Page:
Posted on June 30, 2021

Restaurants Are Now Adding ‘Equity’ Charges to Customers’ Checks to Fight Oppression

Jon Miltimore, Foundation for Economic Education, June 22, 2021

“Where should we eat tomorrow?” my wife asked me excitedly as we sat on our deck Friday evening.


“Broders’,” I answered without hesitation.

Located in southwest Minneapolis, Broders Pasta Bar is a local gem. It has a great outdoor patio and the best Italian cuisine in the Twin Cities. We had not eaten there since the pandemic began.

My wife nodded and started to make a reservation on her phone. Then her jaw dropped.

“You’re not going to like this,” she said.


She was right.

On its website, Broders’ has a notice to customers notifying them of a new 15 percent “benefits and equity” charge they’ve instituted. They justify the charge, first, by explaining that “many states have allowed reduced minimum wages for service staff in the form of a tip credit.” {snip}

The restaurant’s second justification is that many tippers are racist and sexist, according to uncited research.

“Studies have also shown that there is inequity and built-in bias in the way consumers give tips,” the statement reads. “In general, Black or Brown servers receive less tips than Caucasian servers. There is gender bias as well.”

The final part of the statement says the new policy stems from wider racial injustice and is not a substitute for gratuity.

“In the wake of racial injustice protests and the closures due to Covid, now is the time for Broders’ to reimagine its economics and provide fair pay across the company,” the statement reads. “Our Benefits & Equity Charge is applied entirely to employee compensation. This supplement helps us to set a $16 minimum hourly wage for customer facing employees, $18 minimum hourly wage for kitchen employees… Altogether this allows everyone in our company to earn a real living wage. The 15% Benefits & Equity Charge is not a gratuity.”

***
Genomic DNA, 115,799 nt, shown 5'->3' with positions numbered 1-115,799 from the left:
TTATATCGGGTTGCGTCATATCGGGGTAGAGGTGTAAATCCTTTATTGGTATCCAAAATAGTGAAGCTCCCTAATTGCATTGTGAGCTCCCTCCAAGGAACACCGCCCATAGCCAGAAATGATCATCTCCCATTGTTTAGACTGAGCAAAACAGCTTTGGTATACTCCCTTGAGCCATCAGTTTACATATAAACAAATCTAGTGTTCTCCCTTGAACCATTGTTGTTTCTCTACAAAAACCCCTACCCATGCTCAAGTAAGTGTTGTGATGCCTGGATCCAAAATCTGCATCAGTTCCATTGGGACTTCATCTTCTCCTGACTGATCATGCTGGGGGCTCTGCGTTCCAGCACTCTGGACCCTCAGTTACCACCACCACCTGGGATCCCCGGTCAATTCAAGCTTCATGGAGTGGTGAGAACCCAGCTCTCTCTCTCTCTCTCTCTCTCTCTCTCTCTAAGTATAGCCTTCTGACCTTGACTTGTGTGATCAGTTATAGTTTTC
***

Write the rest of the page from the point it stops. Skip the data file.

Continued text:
First, it’s true that many states allow tipped employees to make less than the minimum wage. However, Minnesota is not one of those states. {snip}


Second, I’m no Robert Irvine, but telling your customers you are going to begin charging them more because they are too bigoted to tip fairly might not be a winning restaurant strategy. Just sayin’. As a former restaurant worker, I pride myself on being a generous and fair tipper, and the implication that I can’t be trusted with this responsibility doesn’t sit well with me.

Finally, if Broders’ doesn’t feel restaurant workers in the back are earning enough money, there is a solution to that: pay them more. This action doesn’t require any surcharges or public lectures on systemic oppression. {snip}


Out of curiosity, I looked around to see if other restaurants are adding similar charges. I quickly found one. Pizzeria Toro, a North Carolina restaurant, recently announced that it is introducing a 20 percent Living Wage Fee.

The pizzeria’s owner, Gray Brooks, said this is the “equitable” thing to do. “In order for the bottom to rise up, the top has to come down a little bit,” said Brooks.


Focusing on equity tends to place labor and business at odds, implying that workers are being exploited and deprived of their fair share. This idea—that the employer-employee relationship is inherently exploitative—is grounded in Marxism, and has been effectively refuted by economists. This mindset taps into resentment and class struggle, two pillars of socialism, and teaches people to see the world through the lens of oppression and conflict.

To be sure, in a new twist, restaurants appear to be trying to pass this alleged exploitation onto customers, perhaps to placate disgruntled workers or maybe to tap into social justice currents. But this doesn’t make the ideas less harmful.